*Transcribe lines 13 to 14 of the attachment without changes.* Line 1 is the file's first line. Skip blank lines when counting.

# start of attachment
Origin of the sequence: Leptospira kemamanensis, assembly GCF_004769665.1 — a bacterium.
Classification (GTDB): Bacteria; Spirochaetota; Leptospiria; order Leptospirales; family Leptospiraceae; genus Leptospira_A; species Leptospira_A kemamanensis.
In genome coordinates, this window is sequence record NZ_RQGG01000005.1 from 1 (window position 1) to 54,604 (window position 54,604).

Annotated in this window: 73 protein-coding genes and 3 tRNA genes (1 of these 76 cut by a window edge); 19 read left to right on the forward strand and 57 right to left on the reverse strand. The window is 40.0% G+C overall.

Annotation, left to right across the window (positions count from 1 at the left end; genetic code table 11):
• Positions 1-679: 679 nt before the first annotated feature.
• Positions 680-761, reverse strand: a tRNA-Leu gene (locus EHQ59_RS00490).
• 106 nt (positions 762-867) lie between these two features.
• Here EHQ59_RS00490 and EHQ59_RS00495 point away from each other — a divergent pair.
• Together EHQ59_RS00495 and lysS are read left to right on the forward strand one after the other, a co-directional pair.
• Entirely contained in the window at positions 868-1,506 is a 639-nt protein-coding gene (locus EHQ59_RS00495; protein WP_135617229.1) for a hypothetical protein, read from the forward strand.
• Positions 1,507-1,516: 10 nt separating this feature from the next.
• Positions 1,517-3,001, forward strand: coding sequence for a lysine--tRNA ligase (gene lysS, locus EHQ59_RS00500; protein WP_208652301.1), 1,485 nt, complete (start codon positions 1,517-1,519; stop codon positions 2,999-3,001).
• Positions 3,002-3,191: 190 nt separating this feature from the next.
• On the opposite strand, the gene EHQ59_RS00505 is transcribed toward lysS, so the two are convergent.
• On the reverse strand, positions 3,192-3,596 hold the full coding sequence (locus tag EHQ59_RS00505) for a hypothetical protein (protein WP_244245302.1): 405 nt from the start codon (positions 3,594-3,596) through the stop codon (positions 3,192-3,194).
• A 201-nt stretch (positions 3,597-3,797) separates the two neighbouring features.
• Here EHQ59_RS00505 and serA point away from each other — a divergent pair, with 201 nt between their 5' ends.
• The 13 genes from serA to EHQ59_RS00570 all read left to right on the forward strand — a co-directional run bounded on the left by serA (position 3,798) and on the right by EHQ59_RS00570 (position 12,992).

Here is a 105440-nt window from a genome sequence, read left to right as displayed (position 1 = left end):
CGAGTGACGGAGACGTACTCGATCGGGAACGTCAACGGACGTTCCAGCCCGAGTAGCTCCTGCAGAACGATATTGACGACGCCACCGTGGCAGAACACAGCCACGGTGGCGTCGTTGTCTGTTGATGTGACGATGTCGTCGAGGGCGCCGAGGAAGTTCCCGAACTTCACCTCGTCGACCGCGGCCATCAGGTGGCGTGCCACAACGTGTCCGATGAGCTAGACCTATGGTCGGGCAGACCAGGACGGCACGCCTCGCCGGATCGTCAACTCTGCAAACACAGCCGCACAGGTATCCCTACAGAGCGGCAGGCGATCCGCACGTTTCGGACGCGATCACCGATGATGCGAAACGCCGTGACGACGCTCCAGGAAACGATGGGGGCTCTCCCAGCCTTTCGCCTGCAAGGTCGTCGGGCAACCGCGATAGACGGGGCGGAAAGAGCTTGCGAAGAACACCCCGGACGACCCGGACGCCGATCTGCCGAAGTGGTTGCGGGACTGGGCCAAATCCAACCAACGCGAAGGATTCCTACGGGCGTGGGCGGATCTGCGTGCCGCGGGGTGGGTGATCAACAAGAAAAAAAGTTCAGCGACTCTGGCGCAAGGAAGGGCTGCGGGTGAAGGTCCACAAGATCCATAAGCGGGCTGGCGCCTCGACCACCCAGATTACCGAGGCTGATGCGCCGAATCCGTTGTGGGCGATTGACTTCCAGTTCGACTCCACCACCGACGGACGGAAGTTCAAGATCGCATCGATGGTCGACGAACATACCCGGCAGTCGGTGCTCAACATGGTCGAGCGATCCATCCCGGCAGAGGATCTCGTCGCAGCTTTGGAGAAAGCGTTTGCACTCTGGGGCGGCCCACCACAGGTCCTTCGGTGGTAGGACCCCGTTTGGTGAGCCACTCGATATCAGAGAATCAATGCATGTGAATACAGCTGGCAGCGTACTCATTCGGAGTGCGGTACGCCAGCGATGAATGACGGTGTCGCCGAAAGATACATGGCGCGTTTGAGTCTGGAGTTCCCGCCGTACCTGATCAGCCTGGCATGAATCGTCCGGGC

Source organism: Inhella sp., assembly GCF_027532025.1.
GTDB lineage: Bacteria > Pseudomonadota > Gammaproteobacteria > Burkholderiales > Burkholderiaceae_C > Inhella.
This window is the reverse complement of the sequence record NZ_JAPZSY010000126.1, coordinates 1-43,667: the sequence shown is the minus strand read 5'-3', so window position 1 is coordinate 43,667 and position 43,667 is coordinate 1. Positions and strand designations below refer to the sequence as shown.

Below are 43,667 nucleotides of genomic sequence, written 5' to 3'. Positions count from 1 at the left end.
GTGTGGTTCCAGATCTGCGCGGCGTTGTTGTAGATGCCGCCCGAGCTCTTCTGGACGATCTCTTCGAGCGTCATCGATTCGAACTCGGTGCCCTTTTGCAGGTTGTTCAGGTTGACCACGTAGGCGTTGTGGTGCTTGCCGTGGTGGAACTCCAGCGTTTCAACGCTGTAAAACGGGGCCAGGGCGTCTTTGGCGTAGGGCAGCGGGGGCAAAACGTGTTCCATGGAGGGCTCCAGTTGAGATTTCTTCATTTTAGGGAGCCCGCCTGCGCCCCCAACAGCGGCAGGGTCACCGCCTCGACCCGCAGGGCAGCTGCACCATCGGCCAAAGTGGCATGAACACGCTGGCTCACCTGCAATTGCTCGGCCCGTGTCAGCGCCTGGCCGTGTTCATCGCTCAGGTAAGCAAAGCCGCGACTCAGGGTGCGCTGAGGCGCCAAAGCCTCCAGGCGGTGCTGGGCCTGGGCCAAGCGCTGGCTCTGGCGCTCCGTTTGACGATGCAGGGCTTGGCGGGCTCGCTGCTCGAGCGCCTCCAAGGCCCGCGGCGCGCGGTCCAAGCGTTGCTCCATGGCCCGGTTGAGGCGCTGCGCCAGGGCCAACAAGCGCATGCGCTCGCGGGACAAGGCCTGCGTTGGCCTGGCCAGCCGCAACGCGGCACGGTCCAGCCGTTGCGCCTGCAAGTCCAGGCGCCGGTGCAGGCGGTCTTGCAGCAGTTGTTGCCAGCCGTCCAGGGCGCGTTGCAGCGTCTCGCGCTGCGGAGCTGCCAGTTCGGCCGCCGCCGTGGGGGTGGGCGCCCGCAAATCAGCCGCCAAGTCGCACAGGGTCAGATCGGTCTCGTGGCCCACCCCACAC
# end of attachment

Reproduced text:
• Positions 1,517-3,001, forward strand: coding sequence for a lysine--tRNA ligase (gene lysS, locus EHQ59_RS00500; protein WP_208652301.1), 1,485 nt, complete (start codon positions 1,517-1,519; stop codon positions 2,999-3,001).
• Positions 3,002-3,191: 190 nt separating this feature from the next.